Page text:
The Home Office was given the power to issue penalty notices against employers of foreign migrants who have no eligibility to work in the UK. This is called civil penalty which was introduced by the Immigration, Asylum and Nationality Act 2006 (IANA 2006). This is mainly specified in Section 15 of the Act.
An employer has the duty to prevent illegal working to ensure he only employs people who are allowed to work for him. He has a responsibility to conduct right to work checks before an employee begins work, and follow-up checks in cases where an employee’s permission to be in the UK and work is time-limited. Properly conducted right to work checks will provide you with a statutory excuse against a liability for a civil penalty in the event that an employee is found to be working illegally,
An employer who knowingly employs illegal migrants commits a criminal offence and this cannot be used as an excuse or alibi and the employer could face a 2-year imprisonment.
A penalised employer can respond to Civil Penalty Compliance Team, PO Box 99, Manchester M90 3WW or email it to CPCTenquiries@homeoffice.gsi.gov.uk or fax it to them on 0870 336 9827.
Section 15(3): The statutory excuse
The act provides a ‘due diligence’ defence whereby the employer will be excused from paying penalty if he can show that he has complied with the requirements to check the employee’s documentation as set out in the code of practice prior to the foreign worker starting his employment.
The burden of proof is on the employer.
An employer cannot use these excuses:
- “My employee was a student when I took him onboard but I did not know he also applied for a part-time work to other company”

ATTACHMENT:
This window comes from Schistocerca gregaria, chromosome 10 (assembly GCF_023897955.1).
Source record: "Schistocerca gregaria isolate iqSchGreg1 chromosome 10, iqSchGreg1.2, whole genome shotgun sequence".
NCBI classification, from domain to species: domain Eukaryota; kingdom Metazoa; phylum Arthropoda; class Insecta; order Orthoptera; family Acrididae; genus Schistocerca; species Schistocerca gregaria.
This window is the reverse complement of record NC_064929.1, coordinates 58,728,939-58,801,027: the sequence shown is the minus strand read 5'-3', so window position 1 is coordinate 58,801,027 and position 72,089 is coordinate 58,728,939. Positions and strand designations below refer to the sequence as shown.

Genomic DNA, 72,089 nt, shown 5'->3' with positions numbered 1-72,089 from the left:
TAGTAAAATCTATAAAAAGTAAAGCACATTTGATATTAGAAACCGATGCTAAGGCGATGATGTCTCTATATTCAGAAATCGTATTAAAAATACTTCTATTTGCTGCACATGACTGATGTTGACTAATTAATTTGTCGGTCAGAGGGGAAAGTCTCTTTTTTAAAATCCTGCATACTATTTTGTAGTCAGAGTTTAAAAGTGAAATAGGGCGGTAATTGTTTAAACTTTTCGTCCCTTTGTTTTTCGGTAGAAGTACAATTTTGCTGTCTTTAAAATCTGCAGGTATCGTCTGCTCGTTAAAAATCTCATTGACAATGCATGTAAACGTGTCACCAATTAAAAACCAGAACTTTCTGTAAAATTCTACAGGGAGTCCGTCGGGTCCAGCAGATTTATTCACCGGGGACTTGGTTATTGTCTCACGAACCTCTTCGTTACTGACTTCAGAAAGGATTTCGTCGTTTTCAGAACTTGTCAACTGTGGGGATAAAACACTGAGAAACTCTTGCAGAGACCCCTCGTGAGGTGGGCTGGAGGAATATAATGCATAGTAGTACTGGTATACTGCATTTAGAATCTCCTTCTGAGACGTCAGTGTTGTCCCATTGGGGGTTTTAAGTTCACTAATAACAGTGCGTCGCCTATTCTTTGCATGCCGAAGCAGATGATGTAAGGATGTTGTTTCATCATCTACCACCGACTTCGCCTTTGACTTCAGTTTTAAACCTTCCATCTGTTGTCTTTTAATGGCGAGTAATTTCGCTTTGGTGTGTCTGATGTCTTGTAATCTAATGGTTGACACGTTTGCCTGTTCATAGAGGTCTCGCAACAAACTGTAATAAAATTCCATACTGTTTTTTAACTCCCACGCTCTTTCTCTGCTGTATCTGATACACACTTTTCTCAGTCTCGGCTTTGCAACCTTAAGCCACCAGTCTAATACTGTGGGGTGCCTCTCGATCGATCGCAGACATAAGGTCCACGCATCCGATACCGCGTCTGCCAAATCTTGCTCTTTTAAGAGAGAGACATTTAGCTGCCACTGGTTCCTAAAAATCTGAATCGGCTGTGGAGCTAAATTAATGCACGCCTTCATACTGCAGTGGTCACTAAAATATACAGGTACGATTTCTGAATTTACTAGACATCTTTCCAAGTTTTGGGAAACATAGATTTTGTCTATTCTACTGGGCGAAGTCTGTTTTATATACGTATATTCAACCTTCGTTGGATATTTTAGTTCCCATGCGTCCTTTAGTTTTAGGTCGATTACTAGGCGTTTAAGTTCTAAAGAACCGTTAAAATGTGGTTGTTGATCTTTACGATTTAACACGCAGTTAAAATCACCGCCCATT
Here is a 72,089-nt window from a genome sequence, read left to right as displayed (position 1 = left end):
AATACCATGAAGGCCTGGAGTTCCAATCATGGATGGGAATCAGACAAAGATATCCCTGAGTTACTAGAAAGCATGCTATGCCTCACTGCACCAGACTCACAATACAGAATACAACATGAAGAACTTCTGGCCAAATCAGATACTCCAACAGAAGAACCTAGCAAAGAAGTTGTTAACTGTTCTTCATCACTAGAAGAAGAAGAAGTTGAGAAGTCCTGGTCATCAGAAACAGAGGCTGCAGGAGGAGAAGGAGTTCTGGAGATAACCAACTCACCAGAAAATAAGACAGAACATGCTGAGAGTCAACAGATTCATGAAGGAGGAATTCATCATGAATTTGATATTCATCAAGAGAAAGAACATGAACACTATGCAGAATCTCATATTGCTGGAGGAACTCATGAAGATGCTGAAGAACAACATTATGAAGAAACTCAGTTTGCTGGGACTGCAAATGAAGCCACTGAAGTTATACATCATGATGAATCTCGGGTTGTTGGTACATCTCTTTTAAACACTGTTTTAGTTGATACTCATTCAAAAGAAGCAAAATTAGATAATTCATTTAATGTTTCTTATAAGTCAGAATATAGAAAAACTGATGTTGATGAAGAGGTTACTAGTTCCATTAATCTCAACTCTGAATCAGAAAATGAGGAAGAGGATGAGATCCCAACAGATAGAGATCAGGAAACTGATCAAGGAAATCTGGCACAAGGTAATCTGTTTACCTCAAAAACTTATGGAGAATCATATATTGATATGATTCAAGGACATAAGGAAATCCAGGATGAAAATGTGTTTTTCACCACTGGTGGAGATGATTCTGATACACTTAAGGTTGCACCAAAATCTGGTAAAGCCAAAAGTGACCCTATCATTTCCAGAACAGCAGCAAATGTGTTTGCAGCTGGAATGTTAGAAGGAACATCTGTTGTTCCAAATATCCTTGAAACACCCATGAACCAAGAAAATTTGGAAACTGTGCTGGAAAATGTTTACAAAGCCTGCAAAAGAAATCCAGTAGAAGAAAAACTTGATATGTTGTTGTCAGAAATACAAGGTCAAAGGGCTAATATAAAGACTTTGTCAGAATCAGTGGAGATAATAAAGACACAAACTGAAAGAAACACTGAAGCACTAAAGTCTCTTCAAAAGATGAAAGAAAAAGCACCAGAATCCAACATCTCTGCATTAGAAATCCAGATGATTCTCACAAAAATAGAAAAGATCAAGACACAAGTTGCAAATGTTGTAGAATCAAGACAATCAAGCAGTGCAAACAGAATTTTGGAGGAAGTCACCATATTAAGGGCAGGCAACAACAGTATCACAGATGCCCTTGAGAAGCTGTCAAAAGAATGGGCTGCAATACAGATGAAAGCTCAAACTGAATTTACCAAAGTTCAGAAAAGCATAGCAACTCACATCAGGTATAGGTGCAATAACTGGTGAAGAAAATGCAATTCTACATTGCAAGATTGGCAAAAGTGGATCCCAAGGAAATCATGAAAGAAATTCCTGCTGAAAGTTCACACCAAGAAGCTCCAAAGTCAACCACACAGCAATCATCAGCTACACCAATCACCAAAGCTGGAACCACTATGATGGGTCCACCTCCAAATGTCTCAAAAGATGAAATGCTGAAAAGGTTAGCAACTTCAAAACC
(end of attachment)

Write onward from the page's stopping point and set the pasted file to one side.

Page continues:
- “There is a pending application to the Home Office waiting for the decision.”
The Home Office seems to suggest though that employers can rely on the excuse providing they can show that they used the Employers Checking Service. They are advised to obtain evidence of the submission of an application for further leave to remain.
Section 16: The Objection
There will be a 28 days window for a penalized employer to challenge the notice. He may say that he has done the necessary checks and verifications to his employees right to work and therefore he did not make an offence.
An employer can also challenge the amount of penalty.
Section 17: The Appeal
A penalised employer can appeal to the county court on the grounds that:
- He has not breached section 15;
- Statutory excuse applies;
- The level of penalty is too high.
There will be a hearing where evidence an employer relies on can be checked at the Court.
The material contained in this article is intended to provide a general guide to the subject matter. Readers should not act on the basis of the information without taking professional advice.
About the Author:
Don Magsino MBA is a student of Oxford Brookes University at Post-Graduate Degree in Law in Oxford, England, UK. He is a graduate of Ateneo De Manila University Graduate School of Business. He is a qualified and a practicing Immigration Lawyer in the UK. His mobile phone is 07446888377 / Direct Line: 0207 316 3027 Email is firstname.lastname@example.org. His London office is located at Regus, 239 Kensington High Street, London W8 6SN. He is accredited by the Law Society in England and Wales and regulated by the Office of the Immigration Services Commissioner (OISC) Level 3: highest level in immigration professionals. He has represented clients in the First-tier Tribunal, Immigration Detention Courts and Deportation and Bail Hearings and to the Upper Tribunal and won many difficult cases in immigration law in the United Kingdom.